All About Grizzlies
Learn about grizzlies: their habitat, behaviors, physical characteristics, how to tell grizzlies apart from black bears, and information for educators.
Photo credit MFWP
The correct scientific name for the species is “brown bear,” but usually only the coastal bears in Alaska and Canada are referred to as such, while inland bears and those found in the lower 48 states are called grizzly bears.
Written by US Fish and Wildlife Service
Grizzly bears are one of the slowest reproducing land mammals. Females do not typically reproduce until they are four or five years old. Grizzly bears mate between May and July, but the female’s body delays implantation of their eggs in the uterus until October or November. If the female has not gained enough fat over the summer to survive and raise cubs, implantation may not occur. A grizzly’s ability to garner enough quality calories through the summer is not just crucial for her survival, but also for her reproductive ability.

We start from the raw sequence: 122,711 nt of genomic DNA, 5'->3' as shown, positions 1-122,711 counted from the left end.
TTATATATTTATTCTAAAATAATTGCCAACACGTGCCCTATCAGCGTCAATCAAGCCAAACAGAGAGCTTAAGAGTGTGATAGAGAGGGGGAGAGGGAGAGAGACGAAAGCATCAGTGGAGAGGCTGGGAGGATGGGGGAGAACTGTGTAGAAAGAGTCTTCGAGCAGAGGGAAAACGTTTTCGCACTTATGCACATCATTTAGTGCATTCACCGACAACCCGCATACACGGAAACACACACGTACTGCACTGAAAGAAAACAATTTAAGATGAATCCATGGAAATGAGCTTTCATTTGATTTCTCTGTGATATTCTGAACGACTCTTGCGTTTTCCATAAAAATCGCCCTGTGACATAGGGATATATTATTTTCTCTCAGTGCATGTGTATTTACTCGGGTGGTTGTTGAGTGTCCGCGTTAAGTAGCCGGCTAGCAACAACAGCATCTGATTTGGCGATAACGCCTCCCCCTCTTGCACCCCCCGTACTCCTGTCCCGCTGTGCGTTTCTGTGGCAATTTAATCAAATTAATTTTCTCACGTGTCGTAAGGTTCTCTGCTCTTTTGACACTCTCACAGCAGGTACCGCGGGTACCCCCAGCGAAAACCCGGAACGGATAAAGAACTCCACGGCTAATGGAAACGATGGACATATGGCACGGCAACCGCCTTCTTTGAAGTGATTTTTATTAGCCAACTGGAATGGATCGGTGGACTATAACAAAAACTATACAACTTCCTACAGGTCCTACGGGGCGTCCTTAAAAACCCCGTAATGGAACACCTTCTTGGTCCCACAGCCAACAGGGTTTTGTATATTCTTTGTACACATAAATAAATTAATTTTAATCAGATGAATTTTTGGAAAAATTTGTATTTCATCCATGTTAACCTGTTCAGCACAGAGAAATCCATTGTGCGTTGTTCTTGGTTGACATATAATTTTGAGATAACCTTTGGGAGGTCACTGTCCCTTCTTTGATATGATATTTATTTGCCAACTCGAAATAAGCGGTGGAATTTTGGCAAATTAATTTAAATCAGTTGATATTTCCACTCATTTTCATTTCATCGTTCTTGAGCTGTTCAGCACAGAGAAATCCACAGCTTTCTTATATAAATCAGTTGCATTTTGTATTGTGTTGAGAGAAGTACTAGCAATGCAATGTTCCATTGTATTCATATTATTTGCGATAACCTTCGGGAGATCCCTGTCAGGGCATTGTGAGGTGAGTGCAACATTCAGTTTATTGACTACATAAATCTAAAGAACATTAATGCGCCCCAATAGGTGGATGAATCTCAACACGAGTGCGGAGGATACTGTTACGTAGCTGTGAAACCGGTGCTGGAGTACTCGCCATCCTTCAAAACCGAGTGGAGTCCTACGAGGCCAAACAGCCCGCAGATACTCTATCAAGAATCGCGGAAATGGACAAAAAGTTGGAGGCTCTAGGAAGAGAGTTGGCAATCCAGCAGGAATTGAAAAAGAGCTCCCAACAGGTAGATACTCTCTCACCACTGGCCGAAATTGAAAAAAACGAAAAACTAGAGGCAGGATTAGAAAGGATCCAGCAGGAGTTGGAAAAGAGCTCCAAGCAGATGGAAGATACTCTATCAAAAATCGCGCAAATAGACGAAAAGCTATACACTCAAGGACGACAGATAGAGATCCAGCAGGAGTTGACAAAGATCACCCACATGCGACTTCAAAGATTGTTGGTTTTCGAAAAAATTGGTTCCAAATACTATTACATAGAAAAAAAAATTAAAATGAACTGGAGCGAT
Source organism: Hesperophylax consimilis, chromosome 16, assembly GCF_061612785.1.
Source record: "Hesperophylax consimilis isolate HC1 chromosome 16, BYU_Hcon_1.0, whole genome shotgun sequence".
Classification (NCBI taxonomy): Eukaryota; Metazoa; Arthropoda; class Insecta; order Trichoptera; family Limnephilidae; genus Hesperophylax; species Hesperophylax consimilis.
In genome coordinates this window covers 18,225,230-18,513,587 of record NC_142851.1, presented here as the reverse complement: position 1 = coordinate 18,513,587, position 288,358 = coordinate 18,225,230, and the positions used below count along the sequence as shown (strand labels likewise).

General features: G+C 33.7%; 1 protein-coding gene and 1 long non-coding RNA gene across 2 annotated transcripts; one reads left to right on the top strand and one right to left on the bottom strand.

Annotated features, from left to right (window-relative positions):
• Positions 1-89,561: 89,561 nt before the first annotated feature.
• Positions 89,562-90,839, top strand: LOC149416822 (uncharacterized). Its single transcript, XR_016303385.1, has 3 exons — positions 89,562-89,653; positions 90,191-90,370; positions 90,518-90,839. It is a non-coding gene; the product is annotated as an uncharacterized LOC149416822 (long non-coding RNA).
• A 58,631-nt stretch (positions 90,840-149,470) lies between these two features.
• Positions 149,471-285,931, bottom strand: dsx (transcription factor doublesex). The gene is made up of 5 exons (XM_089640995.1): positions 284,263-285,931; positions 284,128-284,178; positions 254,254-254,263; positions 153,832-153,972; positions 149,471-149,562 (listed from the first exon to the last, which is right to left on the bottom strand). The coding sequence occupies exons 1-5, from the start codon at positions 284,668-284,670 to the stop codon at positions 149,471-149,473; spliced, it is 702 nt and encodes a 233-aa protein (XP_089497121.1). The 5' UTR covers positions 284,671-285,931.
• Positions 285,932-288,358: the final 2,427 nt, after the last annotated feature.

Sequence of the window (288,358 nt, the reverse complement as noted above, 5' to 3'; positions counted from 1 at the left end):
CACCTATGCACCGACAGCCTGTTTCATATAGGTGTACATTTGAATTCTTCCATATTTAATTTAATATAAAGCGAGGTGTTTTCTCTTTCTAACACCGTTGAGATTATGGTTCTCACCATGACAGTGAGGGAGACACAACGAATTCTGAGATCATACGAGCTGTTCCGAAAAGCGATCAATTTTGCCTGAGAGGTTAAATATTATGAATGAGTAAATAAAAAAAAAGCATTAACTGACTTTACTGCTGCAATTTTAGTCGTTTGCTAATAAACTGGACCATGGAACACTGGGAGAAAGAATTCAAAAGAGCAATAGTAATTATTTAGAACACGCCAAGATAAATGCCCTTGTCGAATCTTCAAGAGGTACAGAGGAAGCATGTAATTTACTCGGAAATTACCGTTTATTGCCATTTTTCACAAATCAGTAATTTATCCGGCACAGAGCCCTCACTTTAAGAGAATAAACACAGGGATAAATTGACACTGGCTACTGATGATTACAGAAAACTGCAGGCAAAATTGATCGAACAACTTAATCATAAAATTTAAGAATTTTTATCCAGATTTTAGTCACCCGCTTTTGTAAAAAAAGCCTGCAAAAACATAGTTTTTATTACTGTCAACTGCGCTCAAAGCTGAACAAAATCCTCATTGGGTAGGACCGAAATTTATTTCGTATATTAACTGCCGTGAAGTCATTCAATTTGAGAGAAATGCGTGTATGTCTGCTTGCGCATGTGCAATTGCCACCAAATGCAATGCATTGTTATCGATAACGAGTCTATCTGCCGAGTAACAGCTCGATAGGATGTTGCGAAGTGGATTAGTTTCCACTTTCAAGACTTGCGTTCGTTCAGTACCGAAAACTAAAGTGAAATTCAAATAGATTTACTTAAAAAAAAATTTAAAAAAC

Mother bears rear cubs for two to three years. Males do not help raise the cubs. In fact, males can be a danger to the cubs, so females often avoid male grizzly bears while rearing their cubs.
Mating Season: Early May through mid-July
Gestation: Anywhere from 180-270 days, including delayed implantation.
Litter Size: 1-4 cubs, but average is 2-3